Article by Michelle Langmaid, Americorps VISTA Garden and Volunteer Coordinator, published September 14, 2017.
The NS/S Garden Crew has been very busy this summer, and while we’ve had fun, nobody is going to say it has been easy! Our dedicated, albeit small, group of Garden Volunteers has accomplished a lot despite the summer heat with the help of popsicles, cold coffee, and an indomitable sense of humor.
We raced to complete the construction of a ground squirrel deterring fence before the rains came, and did so with the help of an experienced farmer with an excavator. The trench involved burring hardware cloth at least 1 foot in the ground. Metal flashing was attached to the hardware cloth to prevent squirrels from climbing up the sides of the fencing. We got it done just a few days before the first rain event, and were able to plant a summer growout of Mayo Blusher Squash just in time. We double-dug more sunken beds, amended with 50% compost, and started planting Drum Gourds (part of our Adopt-A-Crop Campaign), Tohono O’odham Cowpeas, numerous types of chiles, and Apache Red “Sugarcane” Sorghum.
For the time being, we are in a lull in terms of planting, but there are other tasks, including careful observation, that are moving to the forefront.
Construction of ground squirrel deterring fence.
We spend a lot of time talking about water in the garden, and a lot of questions come up that are worth considering. This is such a frequent topic for the obvious reason of having so little of this resource in the Southwest, but it’s also because all of our watering is done by hand. The installation of drip irrigation would likely require at least one of the following: a pump for our cistern, increased dependency on CAP water, or the installation of another large, more strategically placed cistern, all of which come at a price. When you find yourself spending nearly two hours watering the gardens, you start thinking about logistics, civic responsibility, and environmental ethics in real time.
After we planted sorghum in mid-July as a cover crop, it became apparent that we didn’t have enough rainwater stored to support the whole crop. It could be argued that if we had planted the seeds in deeper basins they may have thrived. We’ll try that next time. The point is, we’ve had to recognize that unless we want to rely on CAP water, we’ll have to scale down or grow smarter. These seeds, while drought-tolerant, are not necessarily drought-loving. Finding a balance between watering more than is necessary and keeping them healthy is something we’ve been observing in the garden lately. Instead of trying to keep all of the sorghum alive, we’ve constructed berms around the patches that are doing better than others, watering them, and letting the rest die.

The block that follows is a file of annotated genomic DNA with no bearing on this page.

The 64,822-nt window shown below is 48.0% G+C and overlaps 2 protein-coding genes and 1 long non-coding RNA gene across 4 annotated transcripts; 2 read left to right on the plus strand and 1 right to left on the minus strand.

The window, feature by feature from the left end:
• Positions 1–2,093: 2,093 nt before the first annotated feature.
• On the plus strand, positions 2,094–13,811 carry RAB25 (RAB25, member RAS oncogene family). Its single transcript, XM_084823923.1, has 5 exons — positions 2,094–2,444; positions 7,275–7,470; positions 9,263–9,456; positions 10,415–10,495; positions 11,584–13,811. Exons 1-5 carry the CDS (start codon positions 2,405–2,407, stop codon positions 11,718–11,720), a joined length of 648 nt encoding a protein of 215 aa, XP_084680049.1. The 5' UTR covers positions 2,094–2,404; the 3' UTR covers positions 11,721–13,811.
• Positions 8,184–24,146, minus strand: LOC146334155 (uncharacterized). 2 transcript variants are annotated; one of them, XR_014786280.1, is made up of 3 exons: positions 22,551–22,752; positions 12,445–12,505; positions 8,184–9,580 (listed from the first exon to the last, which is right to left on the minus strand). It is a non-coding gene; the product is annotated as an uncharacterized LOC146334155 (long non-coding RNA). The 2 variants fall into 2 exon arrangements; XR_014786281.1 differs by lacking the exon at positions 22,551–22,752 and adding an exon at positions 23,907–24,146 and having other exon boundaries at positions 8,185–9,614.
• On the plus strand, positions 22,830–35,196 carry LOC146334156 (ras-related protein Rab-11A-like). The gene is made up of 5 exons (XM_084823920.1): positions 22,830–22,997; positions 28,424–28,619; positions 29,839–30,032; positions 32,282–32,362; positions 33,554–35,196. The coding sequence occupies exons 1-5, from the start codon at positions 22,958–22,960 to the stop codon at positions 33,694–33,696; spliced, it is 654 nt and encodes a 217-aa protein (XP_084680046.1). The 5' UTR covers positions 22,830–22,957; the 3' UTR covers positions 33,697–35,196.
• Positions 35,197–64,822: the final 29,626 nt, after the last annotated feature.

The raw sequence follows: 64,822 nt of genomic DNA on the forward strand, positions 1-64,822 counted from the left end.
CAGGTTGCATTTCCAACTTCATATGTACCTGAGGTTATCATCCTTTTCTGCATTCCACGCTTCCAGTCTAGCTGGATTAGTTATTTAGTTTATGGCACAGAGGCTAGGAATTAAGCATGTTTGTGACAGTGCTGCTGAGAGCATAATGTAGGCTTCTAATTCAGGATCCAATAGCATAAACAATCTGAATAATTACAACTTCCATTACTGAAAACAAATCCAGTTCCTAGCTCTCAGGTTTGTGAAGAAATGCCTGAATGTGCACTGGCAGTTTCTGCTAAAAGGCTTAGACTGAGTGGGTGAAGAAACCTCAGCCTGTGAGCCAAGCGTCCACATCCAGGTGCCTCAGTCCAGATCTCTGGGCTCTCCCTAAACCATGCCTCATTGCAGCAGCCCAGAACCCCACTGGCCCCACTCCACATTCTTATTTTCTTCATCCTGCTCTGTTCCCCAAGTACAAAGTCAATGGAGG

Tohono O'odham Cowpea
Tohono O'odham Cowpea
NS/S is participating in the “One Seed Pima County” initiative, which focuses on the Tohono O’odham Cowpeas this season. We have three beds of cowpeas, with staggered planting over a period of 6 weeks to demonstrate different growth stages during our upcoming Arid Abundance Potluck focused on cowpeas. Of all the plants in the garden right now, the cowpeas have required the least amount of water and appear to be thriving- the first planting having already set fruit. This is such a versatile crop in that you can cook the immature pods, consume the soft beans, wait for mature dry beans, or eat the leaves cooked like spinach.
The Drum Gourds have set fruit! Right now they only weigh a pound or so, but someday in the not-too-distant future they will be upwards of 50 lbs! Of note, their leaves smell like burning hair. We’ve yet to find any information to explain this, so if you know about it, feel free to share!
There are four different varieties of chiles planted at the Conservation Center- two are for seed and two are for characterization (for photos and to observe their growth habits, water needs, flowering/fruiting time frame, and taste). Chile Negro de Valle are planted in an isolation tent to prevent cross-pollination with the Wenk’s Yellow Hots that are planted 10’ away. Chiles are a self-pollinating species but cross-pollination can occur via insect activity. Chile Dulce and Abiquiu are planted further away for characterization. All of the varieties planted this year seem to strongly prefer areas with moderate shade, at least when we are still experiencing 100 plus degree weather.
Now that the Ground Squirrels are under control (or so we like to imagine), there is another common pest to contend with: aphids. These sap-suckers have found homes in the squash, gourds, and chiles so far, and the ants are farming them. On any given leaf, you can find several insects in various stages of development. This diversity makes it difficult to be confident in intervening to deter the right insect. There are ladybugs and their larvae, along with lacewing eggs on one “team” and the ants and aphids on the other. While we want to encourage beneficial insects in the garden, there are so many aphids that it’s hard not to want to destroy them manually (smashing with fingers or spraying with soapy water to break their mouthparts). Intervening would inevitably mean harming some of the beneficial insects as well. While it’s pleasant to think of nature taking its course, spraying with soapy water is the most likely outcome.
Insect diversity on Mayo Blusher Squash leaf.
We are tentatively beginning plans for Fall planting, and the development of several garden beds for Volunteer use. We’re continuing to shape the Demonstration Garden in a way that supports NS/S’s educational goals. There are many projects you can get involved in as a Garden Volunteer, on a regular or drop-in basis. At the moment, we need Volunteers willing to weed, dig beds, and move stones. Let us know if you’re interested in coming out to the garden! Please contact me at email@example.com if interested.